What is the concentric circle on a floppy disk called?

Floppy disks have had an interesting history. They were developed in the late 1960s by IBM engineer Alan Shugart, who envisioned a portable and inexpensive way to load programs and store data. The first commercial floppy disk, called the “Type I Diskette,” was introduced by IBM in 1971. It was 8 inches in diameter and stored about 80 kilobytes of data. Over the next couple decades floppy disks shrank in size from 8 inches to 5.25 inches to 3.5 inches, becoming more compact and portable while also increasing in storage capacity. At their peak popularity in the 1980s and 90s, floppy disks were a ubiquitous storage medium for personal computers.

The floppy disk itself is composed of several components. At the center is a metal hub that connects to the read/write head in the disk drive. Surrounding the hub is an oxide coating that stores the magnetic data. The disk is encased in a square plastic protective shell. A metal shutter covers a cutout in the shell that allows the read/write head to access the disk. The shutter slides open when inserted into a disk drive. There are typically a series of holes at the corners of the plastic shell to indicate the type of disk and how much data it can store. An index hole near the hub allows the disk drive to detect the start position of each track.

Magnetic Media

Floppy disks store data on a thin magnetic coating that allows data to be written and rewritten. The disk is made of a flexible plastic coated on one or both sides with a ferric oxide material suspended in a polymer binder (according to https://web.mit.edu/2.972/www/reports/floppy_drive_read_write/floppy_drive_read_write.html).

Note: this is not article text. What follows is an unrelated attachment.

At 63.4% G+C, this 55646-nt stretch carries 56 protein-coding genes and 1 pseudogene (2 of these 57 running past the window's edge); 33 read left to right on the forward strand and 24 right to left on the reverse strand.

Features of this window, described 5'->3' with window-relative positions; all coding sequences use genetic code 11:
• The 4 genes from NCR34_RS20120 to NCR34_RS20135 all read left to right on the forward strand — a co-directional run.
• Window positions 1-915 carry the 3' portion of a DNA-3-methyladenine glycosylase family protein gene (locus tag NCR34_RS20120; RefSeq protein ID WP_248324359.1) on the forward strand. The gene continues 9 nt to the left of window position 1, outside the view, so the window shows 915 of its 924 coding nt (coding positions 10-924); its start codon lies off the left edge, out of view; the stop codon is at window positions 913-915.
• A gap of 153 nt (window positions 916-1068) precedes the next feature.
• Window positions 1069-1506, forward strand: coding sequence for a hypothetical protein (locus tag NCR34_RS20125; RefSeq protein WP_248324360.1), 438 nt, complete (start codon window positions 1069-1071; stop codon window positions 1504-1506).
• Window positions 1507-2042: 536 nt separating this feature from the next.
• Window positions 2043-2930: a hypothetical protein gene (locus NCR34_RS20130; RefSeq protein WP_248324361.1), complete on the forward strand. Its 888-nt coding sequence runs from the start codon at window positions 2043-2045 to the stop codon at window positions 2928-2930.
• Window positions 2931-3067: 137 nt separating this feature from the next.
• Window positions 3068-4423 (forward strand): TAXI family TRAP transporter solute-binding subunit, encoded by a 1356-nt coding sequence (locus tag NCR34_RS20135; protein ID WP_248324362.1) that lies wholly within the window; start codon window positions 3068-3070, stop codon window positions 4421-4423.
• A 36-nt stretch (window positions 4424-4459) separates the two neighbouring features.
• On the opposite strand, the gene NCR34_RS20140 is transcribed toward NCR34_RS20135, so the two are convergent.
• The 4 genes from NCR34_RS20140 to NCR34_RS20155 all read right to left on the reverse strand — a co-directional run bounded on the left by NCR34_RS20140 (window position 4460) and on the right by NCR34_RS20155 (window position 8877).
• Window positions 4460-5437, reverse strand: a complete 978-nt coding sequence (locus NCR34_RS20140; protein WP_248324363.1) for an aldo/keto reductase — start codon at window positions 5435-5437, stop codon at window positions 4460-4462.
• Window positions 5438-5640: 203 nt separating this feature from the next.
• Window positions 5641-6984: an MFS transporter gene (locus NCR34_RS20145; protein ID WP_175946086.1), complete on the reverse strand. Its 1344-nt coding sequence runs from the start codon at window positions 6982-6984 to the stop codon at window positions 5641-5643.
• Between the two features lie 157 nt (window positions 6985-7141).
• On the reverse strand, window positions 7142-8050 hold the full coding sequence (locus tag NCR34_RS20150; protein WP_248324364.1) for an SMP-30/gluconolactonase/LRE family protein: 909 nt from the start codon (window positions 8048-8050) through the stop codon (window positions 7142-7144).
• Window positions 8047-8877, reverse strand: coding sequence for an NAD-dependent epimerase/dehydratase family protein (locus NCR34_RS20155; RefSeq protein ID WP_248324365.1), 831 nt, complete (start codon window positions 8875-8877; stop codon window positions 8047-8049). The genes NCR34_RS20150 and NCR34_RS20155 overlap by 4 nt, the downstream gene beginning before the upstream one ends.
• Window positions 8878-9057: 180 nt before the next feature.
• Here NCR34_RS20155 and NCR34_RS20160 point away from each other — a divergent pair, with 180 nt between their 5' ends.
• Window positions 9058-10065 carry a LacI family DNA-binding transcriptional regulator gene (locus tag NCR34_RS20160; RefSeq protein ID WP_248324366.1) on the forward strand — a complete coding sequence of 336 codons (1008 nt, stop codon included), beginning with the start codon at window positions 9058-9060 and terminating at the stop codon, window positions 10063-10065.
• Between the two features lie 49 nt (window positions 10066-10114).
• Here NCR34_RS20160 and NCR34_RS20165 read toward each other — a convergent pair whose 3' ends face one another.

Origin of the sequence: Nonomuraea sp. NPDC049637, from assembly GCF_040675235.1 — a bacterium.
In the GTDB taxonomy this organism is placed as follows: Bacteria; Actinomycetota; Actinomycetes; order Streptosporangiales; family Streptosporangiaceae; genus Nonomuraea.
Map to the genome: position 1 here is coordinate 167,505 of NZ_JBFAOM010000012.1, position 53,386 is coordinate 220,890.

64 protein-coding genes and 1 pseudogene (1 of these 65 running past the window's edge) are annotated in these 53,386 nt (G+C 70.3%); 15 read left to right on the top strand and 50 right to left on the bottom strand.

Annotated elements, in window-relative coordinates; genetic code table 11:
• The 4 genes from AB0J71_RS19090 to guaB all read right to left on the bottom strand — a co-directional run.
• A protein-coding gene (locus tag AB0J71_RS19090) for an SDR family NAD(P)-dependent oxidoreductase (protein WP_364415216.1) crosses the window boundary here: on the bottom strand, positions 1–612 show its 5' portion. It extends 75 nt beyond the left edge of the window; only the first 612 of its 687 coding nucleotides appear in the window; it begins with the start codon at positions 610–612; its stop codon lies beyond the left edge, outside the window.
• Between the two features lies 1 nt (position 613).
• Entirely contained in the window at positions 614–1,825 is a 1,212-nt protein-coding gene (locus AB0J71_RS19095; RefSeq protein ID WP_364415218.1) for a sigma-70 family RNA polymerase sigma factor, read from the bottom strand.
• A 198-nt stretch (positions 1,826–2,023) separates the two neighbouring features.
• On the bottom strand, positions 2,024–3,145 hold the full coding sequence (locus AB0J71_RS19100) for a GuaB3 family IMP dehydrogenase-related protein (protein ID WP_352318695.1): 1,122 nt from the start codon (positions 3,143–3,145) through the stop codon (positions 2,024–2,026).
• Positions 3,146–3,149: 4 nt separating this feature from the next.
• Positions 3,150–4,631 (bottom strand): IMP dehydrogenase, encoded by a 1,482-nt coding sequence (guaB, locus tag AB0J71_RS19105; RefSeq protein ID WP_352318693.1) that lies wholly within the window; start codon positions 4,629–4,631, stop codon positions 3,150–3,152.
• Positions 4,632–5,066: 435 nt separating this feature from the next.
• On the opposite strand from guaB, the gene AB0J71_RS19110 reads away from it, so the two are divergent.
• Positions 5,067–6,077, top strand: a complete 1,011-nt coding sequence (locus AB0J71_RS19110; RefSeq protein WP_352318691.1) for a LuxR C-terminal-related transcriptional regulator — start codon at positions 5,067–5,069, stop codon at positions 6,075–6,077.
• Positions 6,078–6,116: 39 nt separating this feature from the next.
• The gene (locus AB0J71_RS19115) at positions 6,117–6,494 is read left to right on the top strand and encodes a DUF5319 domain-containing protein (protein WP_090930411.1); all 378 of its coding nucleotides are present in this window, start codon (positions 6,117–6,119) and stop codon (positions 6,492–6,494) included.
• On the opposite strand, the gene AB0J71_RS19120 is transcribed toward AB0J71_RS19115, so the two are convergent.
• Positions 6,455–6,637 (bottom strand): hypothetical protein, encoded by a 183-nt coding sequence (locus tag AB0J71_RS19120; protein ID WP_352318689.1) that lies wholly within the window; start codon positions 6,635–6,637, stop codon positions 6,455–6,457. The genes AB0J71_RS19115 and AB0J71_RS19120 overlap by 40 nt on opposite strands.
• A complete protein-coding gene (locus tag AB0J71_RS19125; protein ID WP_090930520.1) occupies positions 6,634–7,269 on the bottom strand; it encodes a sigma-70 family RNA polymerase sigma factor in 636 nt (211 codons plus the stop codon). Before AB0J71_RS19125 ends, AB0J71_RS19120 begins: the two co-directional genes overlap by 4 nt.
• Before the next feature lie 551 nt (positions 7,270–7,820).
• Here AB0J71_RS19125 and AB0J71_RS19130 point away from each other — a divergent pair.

This magnetic coating allows binary data to be stored by magnetizing tiny spots on the surface of the disk in one direction or the other. A read/write head inside the disk drive can detect the magnetization of each spot as it passes under the head, reading the 1s and 0s. The head can also flip the magnetization of a spot to rewrite the data (according to https://web.mit.edu/2.972/www/reports/floppy_drive_read_write/floppy_drive_read_write.html).

The flexible plastic disk coated with magnetic material enabled a new method of portable, reusable data storage and revolutionized computing in the 1970s and 1980s.

Disk Composition

The actual disk material inside the square plastic case is usually a thin circular plastic film or mylar. According to the Wikipedia article on floppy disks https://en.wikipedia.org/wiki/Floppy_disk, the 8-inch and 5 1/4-inch floppy disks contain “a magnetically coated round plastic medium with a large circular hole in the center for a drive’s spindle.”

The Made How article on floppy disks http://www.madehow.com/Volume-1/Floppy-Disk.html provides more details, explaining that a 3 1/2-inch floppy disk contains “several layers of liner and recording media sandwiched between two hard plastic cases.” The actual disk material that holds the magnetic information is a circular plastic film, usually made of mylar.

Metal Shutter

The floppy disk has a metal shutter that covers the opening that allows the read/write head to access the magnetic media inside the disk. When the disk is inserted into the disk drive, the shutter slides open to expose the magnetic media. When the disk is ejected, the shutter slides back closed to protect the magnetic surface from dust, debris, and damage when outside of the drive.